Bringing Celebrity Therapist to Life with The Callous Daoboys

Howls: When The Callous Daoboys bring all of this to stage, I’d imagine it’s pretty intentional to deliver an energetic, intense performance?

Pace: Absolutely. I wish I could say it’s just something that we can turn on and off like that. I wish it was just like, nope, this is just what we do. But we really have to focus in on that, I guess. I usually just think about the kind of show I would want to see, and a lot of my favorite bands were doing crazy shit back in the day, and I think about, how are we going to either win this crowd over or make them never forget us?

[…] I think some of us can just turn the performance on and off, but I feel like a lot of bands just stand there and play their parts. And we’re not a band that does that. I mean, we play our parts as best as we can, but we’re more focused in on how to jump on you and crowd-surf and do all the crazy shit. So it definitely gets taken into consideration, but there’s truthfully only one of us who has to play all of his parts right, and that’s Matt [Hague], our drummer, because he can’t stage dive. So that’s really all that goes into it is, can you stage dive? Yes; okay, do it. Can you not? Okay, you don’t have to.


Howls: Do you see a lot going on in this corner of the heavy music community that feels inspiring? Not even in the sense of directly affecting your own music, but just things that make you excited to see.

Pace: Oh, absolutely man. I mean, that happens constantly, me seeing live footage of one of our contemporaries and just being like, ah damn, we have got to step it up. Most recently it was that band Pillar of Wasps. I saw a live video of them that was just so nuts the other day. It was like, we have got to step it up.

They’re a band from Dallas, Texas. They’re so sick. They’re really, really crazy. And I saw a live video of them that was just so intense that it stuck with me for the rest of the day, for sure. So, I mean, I guess that would be my first answer. A lot of it is just bands who are just making shit that I’ve never heard before, and I’m just listening to it. Of course it affects how we write our own music, because I’m always looking for who’s up next and that kind of deal. Not necessarily looking to steal their sound, but it definitely influences stuff. I think that that band fromjoy just had such a huge influence on my writing over the past year or so because I had never heard anything like them. I was like, this is the sickest shit I’ve ever heard in my life. I thought they were so cool.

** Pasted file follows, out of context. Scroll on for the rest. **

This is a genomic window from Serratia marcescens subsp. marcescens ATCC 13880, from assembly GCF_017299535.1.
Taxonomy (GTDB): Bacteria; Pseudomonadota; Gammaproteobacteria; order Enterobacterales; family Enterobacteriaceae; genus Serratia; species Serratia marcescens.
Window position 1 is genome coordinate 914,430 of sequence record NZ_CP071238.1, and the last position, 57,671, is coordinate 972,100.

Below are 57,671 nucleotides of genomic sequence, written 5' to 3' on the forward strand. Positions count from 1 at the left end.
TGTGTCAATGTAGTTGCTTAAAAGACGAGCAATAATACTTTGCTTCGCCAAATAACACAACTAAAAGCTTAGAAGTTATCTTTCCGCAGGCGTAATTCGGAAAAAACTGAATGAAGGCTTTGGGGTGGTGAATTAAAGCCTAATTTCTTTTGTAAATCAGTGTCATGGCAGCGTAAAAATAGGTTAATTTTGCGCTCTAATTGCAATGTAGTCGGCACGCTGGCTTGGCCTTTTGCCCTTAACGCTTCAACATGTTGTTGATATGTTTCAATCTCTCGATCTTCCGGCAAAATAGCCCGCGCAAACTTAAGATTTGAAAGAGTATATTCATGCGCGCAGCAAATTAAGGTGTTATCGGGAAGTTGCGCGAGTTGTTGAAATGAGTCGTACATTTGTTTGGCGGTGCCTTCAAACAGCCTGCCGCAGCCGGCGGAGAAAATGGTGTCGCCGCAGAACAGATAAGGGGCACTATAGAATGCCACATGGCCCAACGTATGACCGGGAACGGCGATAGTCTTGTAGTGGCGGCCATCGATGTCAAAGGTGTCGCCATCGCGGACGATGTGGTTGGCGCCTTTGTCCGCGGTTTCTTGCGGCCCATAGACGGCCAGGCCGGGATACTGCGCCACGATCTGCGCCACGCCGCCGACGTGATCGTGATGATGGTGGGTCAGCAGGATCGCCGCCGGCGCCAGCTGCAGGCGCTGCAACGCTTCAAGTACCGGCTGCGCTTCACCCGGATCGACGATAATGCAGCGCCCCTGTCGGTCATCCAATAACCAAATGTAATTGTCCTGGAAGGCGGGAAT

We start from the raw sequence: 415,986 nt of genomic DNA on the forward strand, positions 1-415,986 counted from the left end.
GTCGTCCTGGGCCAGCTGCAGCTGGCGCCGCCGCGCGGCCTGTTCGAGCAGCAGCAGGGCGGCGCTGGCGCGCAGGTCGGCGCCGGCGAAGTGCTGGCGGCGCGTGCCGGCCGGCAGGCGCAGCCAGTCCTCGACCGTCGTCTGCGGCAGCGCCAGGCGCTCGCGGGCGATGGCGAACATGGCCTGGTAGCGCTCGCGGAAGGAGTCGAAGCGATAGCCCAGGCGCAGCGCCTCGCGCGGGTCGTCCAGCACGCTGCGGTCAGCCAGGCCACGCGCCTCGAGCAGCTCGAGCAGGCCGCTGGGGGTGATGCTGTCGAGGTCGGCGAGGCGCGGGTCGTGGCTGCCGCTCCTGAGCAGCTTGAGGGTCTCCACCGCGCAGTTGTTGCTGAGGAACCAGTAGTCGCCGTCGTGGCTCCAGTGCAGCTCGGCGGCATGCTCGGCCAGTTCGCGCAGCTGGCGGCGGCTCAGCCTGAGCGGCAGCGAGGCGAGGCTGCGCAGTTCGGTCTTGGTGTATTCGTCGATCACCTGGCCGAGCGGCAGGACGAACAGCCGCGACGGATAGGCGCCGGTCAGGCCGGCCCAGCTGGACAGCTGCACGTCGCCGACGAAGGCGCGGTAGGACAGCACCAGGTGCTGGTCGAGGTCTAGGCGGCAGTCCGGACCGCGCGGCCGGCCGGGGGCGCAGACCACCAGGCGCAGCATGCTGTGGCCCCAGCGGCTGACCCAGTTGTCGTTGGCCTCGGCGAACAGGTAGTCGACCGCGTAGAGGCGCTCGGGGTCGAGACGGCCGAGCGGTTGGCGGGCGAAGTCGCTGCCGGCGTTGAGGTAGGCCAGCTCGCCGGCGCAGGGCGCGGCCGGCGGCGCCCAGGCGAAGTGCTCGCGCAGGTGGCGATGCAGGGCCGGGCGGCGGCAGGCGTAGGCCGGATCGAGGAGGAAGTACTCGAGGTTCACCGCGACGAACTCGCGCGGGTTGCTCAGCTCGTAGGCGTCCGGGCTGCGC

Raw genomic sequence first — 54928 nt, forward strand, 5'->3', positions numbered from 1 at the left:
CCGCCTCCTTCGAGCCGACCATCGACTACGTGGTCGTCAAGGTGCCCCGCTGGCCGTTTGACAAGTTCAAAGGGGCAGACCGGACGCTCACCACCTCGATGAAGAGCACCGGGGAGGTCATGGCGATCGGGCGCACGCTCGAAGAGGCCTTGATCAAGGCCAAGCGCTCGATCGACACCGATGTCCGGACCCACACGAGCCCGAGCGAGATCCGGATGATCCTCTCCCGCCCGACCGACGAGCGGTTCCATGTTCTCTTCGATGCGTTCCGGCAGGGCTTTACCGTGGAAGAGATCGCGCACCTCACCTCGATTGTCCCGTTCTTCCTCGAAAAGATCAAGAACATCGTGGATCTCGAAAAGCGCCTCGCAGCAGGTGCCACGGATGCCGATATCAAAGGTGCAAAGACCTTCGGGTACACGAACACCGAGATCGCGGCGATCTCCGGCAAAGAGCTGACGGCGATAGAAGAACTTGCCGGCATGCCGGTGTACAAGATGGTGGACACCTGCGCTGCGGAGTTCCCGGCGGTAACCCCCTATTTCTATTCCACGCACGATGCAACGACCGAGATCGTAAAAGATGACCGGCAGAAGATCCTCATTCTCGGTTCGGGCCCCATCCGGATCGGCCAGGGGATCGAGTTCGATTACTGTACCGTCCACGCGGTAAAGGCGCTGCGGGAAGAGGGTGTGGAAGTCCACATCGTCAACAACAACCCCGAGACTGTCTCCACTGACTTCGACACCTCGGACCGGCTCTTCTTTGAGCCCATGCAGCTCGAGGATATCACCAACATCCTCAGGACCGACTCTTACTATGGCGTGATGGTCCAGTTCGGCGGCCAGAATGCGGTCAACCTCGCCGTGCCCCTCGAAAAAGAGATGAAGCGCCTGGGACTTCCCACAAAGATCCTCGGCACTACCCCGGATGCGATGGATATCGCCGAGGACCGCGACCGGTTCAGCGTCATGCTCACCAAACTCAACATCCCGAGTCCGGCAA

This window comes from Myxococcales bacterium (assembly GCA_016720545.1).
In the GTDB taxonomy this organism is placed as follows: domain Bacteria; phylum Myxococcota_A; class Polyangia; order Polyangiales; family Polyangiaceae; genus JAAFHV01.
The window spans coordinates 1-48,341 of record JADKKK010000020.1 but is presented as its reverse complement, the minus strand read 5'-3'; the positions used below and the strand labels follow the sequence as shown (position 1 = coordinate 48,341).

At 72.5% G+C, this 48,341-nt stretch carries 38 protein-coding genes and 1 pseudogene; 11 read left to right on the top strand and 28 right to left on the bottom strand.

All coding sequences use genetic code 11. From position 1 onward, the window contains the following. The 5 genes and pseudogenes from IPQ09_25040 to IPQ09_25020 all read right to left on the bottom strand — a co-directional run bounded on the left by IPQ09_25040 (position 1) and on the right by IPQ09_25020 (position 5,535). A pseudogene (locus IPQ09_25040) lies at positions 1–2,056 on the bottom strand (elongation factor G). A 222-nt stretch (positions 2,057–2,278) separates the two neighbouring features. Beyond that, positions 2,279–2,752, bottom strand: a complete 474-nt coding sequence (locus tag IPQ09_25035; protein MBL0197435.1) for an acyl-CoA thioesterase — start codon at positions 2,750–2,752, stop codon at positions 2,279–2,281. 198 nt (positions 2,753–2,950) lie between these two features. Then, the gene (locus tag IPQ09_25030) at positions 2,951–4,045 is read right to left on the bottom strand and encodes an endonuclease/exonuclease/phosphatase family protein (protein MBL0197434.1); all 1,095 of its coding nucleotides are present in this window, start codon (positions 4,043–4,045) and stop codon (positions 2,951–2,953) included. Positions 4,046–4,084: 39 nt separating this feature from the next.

Howls: Alongside the work you guys put into this, do you think having a good time is an important part of it all? It sometimes seems some folks miss that.

Pace: Oh, absolutely. I’ve said this before, like just on Twitter, but I don’t think I’ve said it in an interview before: If you aren’t playing in your favorite band, I think you should quit your band.

It’s just kind of the only way to be, you know? I mean, The Callous Daoboys is the music that I hear in my head, and it’s the sound I am constantly chasing. In that regard, I am in my favorite band, and it’s awesome. And I never want to stop being in my favorite band. Whatever we do, it’s just going to be whatever we want forever, because we want to have a good time with it. I think we have a great time. Of course, being on the road wears on us and stuff, and every now and then someone in the band will piss me off, but that doesn’t mean we don’t love each other throughout all that and are just having the best time with the best friends.

We’re a family truly. I’m very lucky. I count my blessings every single day to be in a band with such wonderful people and to be playing the exact type of music that I would wanna listen to. When we started as a band, there wasn’t a band that satisfied that craving in my brain of what I heard in my head. So I went and made it myself. And that goes for all the music that we write. It’s just the music that I would want to listen to. So I’m in my favorite band, I’m having a great time, and it rocks, man.